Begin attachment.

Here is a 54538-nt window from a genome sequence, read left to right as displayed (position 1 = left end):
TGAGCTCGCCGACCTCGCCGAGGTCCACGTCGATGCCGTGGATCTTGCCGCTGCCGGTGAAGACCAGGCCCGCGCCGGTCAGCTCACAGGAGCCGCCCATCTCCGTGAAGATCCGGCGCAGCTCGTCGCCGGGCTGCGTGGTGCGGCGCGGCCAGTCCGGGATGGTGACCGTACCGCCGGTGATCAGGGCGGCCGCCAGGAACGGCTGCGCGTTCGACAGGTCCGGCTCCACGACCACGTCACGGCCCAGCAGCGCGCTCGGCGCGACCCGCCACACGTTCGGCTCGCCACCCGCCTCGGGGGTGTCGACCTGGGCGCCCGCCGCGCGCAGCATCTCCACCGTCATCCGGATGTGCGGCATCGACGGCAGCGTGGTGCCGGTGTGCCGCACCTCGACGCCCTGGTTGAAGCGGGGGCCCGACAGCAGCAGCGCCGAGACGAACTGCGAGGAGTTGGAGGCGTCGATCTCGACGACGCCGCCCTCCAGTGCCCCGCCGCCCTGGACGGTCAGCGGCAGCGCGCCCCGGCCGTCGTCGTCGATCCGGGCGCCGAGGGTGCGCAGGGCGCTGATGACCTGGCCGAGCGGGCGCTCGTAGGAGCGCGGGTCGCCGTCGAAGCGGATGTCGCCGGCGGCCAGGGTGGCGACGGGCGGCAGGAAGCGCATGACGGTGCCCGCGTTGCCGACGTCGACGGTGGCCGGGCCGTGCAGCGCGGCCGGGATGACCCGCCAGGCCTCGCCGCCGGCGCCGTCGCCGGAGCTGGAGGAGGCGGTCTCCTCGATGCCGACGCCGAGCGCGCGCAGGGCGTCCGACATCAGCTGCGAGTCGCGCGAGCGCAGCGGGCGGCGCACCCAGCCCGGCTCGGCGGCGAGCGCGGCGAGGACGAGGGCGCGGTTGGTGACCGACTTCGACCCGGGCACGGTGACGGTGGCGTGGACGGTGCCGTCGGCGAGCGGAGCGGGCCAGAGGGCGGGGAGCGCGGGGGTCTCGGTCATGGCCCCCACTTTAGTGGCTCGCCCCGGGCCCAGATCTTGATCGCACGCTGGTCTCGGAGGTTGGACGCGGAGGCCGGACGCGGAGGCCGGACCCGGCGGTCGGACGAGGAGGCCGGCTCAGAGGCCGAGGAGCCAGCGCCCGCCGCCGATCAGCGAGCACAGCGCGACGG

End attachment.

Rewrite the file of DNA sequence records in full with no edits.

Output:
Here is a 54538-nt window from a genome sequence, read left to right as displayed (position 1 = left end):
TGAGCTCGCCGACCTCGCCGAGGTCCACGTCGATGCCGTGGATCTTGCCGCTGCCGGTGAAGACCAGGCCCGCGCCGGTCAGCTCACAGGAGCCGCCCATCTCCGTGAAGATCCGGCGCAGCTCGTCGCCGGGCTGCGTGGTGCGGCGCGGCCAGTCCGGGATGGTGACCGTACCGCCGGTGATCAGGGCGGCCGCCAGGAACGGCTGCGCGTTCGACAGGTCCGGCTCCACGACCACGTCACGGCCCAGCAGCGCGCTCGGCGCGACCCGCCACACGTTCGGCTCGCCACCCGCCTCGGGGGTGTCGACCTGGGCGCCCGCCGCGCGCAGCATCTCCACCGTCATCCGGATGTGCGGCATCGACGGCAGCGTGGTGCCGGTGTGCCGCACCTCGACGCCCTGGTTGAAGCGGGGGCCCGACAGCAGCAGCGCCGAGACGAACTGCGAGGAGTTGGAGGCGTCGATCTCGACGACGCCGCCCTCCAGTGCCCCGCCGCCCTGGACGGTCAGCGGCAGCGCGCCCCGGCCGTCGTCGTCGATCCGGGCGCCGAGGGTGCGCAGGGCGCTGATGACCTGGCCGAGCGGGCGCTCGTAGGAGCGCGGGTCGCCGTCGAAGCGGATGTCGCCGGCGGCCAGGGTGGCGACGGGCGGCAGGAAGCGCATGACGGTGCCCGCGTTGCCGACGTCGACGGTGGCCGGGCCGTGCAGCGCGGCCGGGATGACCCGCCAGGCCTCGCCGCCGGCGCCGTCGCCGGAGCTGGAGGAGGCGGTCTCCTCGATGCCGACGCCGAGCGCGCGCAGGGCGTCCGACATCAGCTGCGAGTCGCGCGAGCGCAGCGGGCGGCGCACCCAGCCCGGCTCGGCGGCGAGCGCGGCGAGGACGAGGGCGCGGTTGGTGACCGACTTCGACCCGGGCACGGTGACGGTGGCGTGGACGGTGCCGTCGGCGAGCGGAGCGGGCCAGAGGGCGGGGAGCGCGGGGGTCTCGGTCATGGCCCCCACTTTAGTGGCTCGCCCCGGGCCCAGATCTTGATCGCACGCTGGTCTCGGAGGTTGGACGCGGAGGCCGGACGCGGAGGCCGGACCCGGCGGTCGGACGAGGAGGCCGGCTCAGAGGCCGAGGAGCCAGCGCCCGCCGCCGATCAGCGAGCACAGCGCGACGG